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The 411 on a Uterine Biopsy

Posted by Elisa Camahort Page on

My perimenopause journey has been dominated by erratic, over-enthusiastic, bleeding. We’re talking tsunami periods, coming too often and overstaying their welcome.  

Last October my gynecologist put me on the mini-pill to see if that would regulate my periods. For a while it seemed to work. The periods were still super heavy for a few days, but at least they were going from coming on day 18, to day 22, to day 27…heading in a good normal direction. 

Until May. A month that will live in infamy. As will the Period That Would Not Stop. On day 18 of that mess, I emailed my doctor and asked her if I should have an ablation. Friends had cited this procedure as a sure-fire way to end excessive bleeding.  

Her answer was that an ablation might be the right call, but first I would have to have a uterine biopsy to make sure no other “bad things” were going on.  

Oh, silly doctor. Did you think I wouldn’t head straight to Dr. Google to figure out what “bad things” you could be talking about? Really one bad thing: Uterine cancer. This kind of biopsy can be used to test for endometriosis, but I figured (maybe mistakenly) that wasn’t something one first develops in one’s 50s. 

My doctor also sent me info about the biopsy itself. It sounded…unpleasant. Imagine a pap smear where they keep going several inches further up in you for the sample. Taking my IUD out had been unpleasant. This sounded worse.  

The info the doctor sent recommended taking Advil before the procedure and also said the doctor might use a “numbing spray” on the cervix, because not only was the procedure itself going to be painful, but it would likely be followed by 24-48 hours of “bad period-like cramping” and bleeding.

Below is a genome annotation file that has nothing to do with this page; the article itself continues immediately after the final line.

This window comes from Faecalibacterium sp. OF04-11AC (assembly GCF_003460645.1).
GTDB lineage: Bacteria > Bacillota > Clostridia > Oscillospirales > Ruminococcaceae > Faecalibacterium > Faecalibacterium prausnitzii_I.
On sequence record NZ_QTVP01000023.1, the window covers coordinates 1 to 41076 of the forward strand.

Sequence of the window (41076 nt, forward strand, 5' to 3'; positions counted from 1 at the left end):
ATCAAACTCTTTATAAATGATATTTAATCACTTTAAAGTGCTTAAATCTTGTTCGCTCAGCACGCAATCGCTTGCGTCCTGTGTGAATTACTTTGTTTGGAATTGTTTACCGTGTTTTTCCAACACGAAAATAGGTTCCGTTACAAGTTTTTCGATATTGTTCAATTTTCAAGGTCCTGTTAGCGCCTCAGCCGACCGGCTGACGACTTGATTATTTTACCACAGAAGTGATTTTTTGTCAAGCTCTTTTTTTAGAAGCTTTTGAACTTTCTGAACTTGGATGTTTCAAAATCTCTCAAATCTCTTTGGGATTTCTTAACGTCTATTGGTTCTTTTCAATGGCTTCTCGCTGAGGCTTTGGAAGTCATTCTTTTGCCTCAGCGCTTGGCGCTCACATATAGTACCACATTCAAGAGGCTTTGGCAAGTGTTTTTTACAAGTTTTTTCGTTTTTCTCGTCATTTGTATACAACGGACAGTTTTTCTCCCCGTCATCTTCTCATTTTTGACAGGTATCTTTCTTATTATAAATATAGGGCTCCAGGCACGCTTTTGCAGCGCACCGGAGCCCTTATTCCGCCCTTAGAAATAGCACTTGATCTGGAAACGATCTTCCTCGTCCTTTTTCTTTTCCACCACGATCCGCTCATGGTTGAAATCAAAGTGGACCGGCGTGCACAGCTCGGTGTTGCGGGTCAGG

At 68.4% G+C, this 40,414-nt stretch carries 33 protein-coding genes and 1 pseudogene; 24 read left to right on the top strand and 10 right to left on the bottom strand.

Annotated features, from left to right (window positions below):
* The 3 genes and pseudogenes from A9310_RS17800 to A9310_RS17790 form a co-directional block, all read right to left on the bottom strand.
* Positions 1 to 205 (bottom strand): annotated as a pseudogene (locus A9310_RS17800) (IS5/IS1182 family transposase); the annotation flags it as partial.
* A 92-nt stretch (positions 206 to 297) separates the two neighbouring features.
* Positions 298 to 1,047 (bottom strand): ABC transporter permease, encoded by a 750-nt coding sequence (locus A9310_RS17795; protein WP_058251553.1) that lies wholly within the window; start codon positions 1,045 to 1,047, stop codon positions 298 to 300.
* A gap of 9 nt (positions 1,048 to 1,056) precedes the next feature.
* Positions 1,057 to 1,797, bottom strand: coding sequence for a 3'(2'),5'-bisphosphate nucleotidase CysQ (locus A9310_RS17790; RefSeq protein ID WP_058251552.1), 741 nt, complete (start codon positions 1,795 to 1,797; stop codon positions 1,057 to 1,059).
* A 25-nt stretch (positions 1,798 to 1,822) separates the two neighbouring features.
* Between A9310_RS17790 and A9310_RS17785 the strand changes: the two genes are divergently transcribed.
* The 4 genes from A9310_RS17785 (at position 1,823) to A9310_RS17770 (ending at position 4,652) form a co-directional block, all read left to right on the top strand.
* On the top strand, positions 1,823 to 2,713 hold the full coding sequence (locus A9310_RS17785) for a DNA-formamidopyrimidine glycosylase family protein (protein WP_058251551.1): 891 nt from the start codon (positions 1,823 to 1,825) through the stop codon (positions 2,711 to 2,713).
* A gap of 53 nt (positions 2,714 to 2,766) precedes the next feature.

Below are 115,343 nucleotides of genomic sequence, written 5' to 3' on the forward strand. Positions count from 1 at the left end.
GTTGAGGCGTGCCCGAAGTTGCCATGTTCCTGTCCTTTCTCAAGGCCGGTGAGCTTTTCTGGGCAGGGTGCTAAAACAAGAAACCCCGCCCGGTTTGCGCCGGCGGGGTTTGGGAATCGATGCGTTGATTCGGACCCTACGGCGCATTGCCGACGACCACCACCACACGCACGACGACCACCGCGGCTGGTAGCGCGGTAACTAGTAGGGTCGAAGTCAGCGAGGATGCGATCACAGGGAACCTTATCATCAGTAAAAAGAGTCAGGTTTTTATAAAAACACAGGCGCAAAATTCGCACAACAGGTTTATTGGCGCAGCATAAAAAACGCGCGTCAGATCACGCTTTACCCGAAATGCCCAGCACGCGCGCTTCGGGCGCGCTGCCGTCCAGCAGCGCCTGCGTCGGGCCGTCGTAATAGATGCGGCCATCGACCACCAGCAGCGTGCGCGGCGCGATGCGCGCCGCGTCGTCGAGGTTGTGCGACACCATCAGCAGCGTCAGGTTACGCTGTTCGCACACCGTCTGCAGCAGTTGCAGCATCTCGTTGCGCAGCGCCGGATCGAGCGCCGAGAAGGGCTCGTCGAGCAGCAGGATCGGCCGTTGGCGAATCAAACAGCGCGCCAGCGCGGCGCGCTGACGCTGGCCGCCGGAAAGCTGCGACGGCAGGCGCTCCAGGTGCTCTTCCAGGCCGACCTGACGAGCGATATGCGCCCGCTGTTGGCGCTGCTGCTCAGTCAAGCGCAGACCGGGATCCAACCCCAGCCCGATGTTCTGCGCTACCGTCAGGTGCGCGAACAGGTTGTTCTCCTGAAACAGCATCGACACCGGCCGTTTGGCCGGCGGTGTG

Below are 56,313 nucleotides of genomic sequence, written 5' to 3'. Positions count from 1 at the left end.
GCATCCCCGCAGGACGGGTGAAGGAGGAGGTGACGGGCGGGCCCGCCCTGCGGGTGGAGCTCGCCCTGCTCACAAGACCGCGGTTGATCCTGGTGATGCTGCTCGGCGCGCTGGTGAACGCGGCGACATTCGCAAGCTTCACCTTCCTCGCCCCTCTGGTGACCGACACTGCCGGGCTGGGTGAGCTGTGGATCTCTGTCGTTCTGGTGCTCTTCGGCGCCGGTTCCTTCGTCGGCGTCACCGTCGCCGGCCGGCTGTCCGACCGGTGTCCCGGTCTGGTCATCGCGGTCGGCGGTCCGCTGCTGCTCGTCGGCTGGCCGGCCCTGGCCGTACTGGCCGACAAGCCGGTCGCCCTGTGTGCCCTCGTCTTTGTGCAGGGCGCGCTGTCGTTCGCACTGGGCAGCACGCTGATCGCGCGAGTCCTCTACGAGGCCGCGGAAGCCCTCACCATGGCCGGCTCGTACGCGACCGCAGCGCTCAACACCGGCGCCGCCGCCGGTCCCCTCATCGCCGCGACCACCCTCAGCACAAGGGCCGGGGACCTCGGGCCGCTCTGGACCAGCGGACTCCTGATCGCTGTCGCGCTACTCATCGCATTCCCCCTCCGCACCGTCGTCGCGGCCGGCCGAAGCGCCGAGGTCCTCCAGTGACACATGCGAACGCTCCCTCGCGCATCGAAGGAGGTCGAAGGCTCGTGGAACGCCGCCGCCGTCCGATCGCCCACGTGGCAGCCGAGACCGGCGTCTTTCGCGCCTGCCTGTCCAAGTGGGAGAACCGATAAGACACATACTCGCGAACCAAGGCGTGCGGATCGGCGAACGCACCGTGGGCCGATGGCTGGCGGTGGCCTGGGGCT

Preparing for the worst I made sure my S.O. (significant other) would go with me to the appointment, in case I didn’t feel like driving myself home afterwards. Choking on preparation when it counted, however, I forgot to take the Advil before the appointment.  

When I asked my doctor about the “numbing spray,” she said she didn’t use it, explaining that it was like the numbing gel you get at the dentist…it needs to sit for a few minutes to take effect, during which time you’d be lying there, cranked open by the speculum. Given the procedure itself is so short, and that the cervix spray wouldn’t get far enough inside the uterus to mitigate most of the pain involved, she didn’t think those extra minutes of discomfort were worth it.  

OK...I guess. Needless to say, I was very anxious. 

 So, the procedure itself: 

 My doctor talked me through every step, and I was doing great through the use of the speculum and the application of some cleanser…it felt no different than a normal exam. I was deep breathing, staying calm. 

Everything was fine, until it wasn’t. When she reached her destination and started taking that sample from my uterine lining, I won’t say I lost my shit, but I did go from deep breathing to saying aloud, with increasing urgency, “Ow, ow ow, that hurts, that hurts, that HURTS.” 

Because it most definitely did. More than the pain itself was the unnaturalness of where it was coming from. You feel this weird stabbing pain from deep inside, where it doesn’t belong. Your whole body wants to constrict and expel whatever is causing that pain at just about the time when you would be better served by relaxing. 

That being said, the pain part lasted less than 60 seconds, and once it stopped, it stopped…I did not experience ongoing cramping or even bleeding at all, which was a major surprise, given how much my body has “enjoyed” bleeding and cramping lately. 

Any time you go through an intense experience like that, you need a few moments to collect yourself, breathe, drink some water, and let the levels of adrenalin and cortisol subside. Plus, a nurse gave me some Advil once it was over.  

But I drove myself home, and given I had cleared my next couple of days in case I was in bad shape, I had a very relaxing long weekend. 

 Not to bury the lede, but my results came back five days later, and were normal.  

Which is fantastic! But begged the question: So, what can I do about this bleeding? 

Stay tuned, because my doctor laid out three options, none of which are the magic solution I was hoping for… 

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